Pre-Requisites: Business Associations I and Federal Income Tax.
The faculty also recommends taking this course after, or concurrently with, Taxation of Business Enterprises.
Business Planning surveys legal considerations in forming, operating, and selling or otherwise exiting closely-held businesses, and prepares students to practice in a transactional setting. Particular emphasis is placed on representing entrepreneurs.
The course builds on the foundation laid in Business Associations I and Federal Income Tax and uses readings, problem sets, sample agreements, statutes and regulations, and class discussion to help students begin to recognize and deal effectively with the issues involved in both (a) selecting a sole-proprietorship, partnership, corporation or limited liability company as the form for engaging in business, and (b) structuring the economic benefits, management, and ownership succession of entities among multiple owners.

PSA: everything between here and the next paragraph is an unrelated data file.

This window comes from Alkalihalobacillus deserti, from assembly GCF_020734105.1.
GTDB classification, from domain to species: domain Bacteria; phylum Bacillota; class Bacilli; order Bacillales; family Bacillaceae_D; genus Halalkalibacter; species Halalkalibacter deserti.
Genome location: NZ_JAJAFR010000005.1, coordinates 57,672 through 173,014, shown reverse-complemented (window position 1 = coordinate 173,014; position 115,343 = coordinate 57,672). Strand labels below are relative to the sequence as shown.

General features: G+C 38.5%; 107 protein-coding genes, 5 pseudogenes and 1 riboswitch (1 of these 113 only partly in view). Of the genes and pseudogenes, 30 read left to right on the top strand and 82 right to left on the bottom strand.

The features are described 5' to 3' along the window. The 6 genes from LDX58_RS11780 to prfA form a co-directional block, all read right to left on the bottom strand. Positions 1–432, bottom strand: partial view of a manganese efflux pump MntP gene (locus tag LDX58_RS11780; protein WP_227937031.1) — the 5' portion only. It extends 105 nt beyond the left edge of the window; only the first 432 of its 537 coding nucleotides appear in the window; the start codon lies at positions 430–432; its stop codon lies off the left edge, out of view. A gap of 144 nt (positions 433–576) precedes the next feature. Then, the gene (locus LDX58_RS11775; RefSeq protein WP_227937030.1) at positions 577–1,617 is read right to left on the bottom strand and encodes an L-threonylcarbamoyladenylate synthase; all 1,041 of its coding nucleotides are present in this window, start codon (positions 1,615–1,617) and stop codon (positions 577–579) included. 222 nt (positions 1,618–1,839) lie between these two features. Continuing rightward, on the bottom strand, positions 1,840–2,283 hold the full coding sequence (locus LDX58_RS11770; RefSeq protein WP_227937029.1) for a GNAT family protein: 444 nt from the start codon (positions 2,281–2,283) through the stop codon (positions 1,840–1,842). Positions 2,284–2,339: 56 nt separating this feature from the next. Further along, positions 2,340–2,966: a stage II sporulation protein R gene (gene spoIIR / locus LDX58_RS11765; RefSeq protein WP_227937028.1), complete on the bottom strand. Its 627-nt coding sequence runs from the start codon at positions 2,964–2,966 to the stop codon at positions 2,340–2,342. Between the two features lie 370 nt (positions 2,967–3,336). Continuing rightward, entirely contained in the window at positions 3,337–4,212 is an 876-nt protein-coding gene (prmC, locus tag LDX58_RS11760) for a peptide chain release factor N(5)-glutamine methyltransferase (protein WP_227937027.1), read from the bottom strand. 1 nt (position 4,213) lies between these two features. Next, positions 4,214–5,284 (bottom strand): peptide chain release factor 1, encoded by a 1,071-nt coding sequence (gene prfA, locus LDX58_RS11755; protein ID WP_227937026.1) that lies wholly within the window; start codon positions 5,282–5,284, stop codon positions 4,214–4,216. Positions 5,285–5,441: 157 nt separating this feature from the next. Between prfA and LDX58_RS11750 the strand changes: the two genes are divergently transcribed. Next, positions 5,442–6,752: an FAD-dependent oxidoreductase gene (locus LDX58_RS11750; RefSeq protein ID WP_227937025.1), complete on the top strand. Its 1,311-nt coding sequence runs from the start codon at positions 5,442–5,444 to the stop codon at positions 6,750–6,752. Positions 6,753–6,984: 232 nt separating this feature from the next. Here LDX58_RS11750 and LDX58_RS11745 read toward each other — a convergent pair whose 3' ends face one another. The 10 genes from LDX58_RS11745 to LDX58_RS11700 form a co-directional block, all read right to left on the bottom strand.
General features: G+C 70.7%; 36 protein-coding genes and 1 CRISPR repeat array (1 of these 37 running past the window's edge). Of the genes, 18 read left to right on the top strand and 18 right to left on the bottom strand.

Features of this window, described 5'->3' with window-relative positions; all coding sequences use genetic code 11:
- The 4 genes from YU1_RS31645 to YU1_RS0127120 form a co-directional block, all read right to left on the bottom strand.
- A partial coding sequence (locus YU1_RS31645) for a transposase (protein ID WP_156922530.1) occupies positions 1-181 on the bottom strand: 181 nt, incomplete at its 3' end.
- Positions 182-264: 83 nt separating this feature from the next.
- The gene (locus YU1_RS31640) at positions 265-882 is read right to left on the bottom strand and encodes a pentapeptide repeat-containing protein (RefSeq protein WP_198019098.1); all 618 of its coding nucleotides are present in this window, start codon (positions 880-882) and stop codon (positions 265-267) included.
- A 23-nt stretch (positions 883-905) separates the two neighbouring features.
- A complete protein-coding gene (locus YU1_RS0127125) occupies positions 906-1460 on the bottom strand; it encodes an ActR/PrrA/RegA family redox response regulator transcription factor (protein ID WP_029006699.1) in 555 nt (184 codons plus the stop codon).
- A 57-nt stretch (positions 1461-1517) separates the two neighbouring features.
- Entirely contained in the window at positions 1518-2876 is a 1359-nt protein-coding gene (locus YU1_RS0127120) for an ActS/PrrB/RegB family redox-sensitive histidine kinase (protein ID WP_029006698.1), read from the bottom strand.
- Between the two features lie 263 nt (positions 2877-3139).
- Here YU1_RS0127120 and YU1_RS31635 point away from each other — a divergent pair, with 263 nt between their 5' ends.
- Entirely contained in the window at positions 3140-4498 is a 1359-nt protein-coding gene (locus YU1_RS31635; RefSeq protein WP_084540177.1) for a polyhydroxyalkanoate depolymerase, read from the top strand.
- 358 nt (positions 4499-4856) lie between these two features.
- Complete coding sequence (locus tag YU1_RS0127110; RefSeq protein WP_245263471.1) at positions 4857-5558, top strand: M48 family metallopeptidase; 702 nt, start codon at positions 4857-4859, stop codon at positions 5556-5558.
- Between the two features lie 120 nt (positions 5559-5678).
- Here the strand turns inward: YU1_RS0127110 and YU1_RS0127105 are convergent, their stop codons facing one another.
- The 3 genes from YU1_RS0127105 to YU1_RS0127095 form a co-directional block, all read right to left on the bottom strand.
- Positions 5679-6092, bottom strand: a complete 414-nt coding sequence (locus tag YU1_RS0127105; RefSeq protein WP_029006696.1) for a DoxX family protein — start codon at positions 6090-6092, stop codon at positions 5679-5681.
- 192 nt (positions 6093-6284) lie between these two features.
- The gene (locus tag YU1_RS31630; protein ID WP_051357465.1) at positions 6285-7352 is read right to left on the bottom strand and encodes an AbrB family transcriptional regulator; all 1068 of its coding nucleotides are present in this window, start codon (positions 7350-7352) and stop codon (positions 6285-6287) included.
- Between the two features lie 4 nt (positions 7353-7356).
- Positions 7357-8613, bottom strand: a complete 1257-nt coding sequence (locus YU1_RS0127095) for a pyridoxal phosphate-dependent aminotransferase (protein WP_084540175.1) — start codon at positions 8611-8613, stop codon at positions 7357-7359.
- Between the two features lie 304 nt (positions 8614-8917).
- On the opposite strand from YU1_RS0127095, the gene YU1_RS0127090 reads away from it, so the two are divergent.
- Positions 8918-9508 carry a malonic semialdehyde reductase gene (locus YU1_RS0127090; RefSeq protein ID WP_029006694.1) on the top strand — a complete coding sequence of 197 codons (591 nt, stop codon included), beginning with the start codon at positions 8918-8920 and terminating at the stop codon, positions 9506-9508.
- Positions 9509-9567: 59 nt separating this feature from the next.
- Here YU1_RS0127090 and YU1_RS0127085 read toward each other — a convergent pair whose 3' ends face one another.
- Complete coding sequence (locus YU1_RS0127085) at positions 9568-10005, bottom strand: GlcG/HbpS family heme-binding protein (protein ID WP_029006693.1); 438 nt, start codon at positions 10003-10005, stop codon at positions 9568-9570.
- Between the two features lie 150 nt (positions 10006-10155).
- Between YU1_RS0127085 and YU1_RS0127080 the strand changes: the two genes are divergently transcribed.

The course will devote substantial time to:
• understanding and drafting documents that form and govern a business entity;
• reviewing the basic tax consequences of setting up, selling, or liquidating an entity in various settings; and
• obtaining financing -- including equity investors -- for a small business.
Other topics may include: mergers and acquisitions, reorganizations, intellectual property concerns, employee compensation and securities laws, all in the context of a closely held business.
The course is designed not only to expose students to substantive areas of law, but to engage them in creative, transactional practice. Intensive, lengthy simulations will allow students to develop skills of
• understanding the business objectives of clients, particularly entrepreneurs;
• structuring transactions to meet those objectives;
• negotiating and drafting agreements; and
• recognizing ethical issues in a business law context.
Business Planning is therefore a planning course that combines theory with practice. The course grade is based primarily on multiple intensive writing assignments, which require students to draft and explain documents that an attorney would likely use in practice. The semester culminates with a weekend negotiation simulation in which members of the local bar and business community role play as clients and provide feedback to students.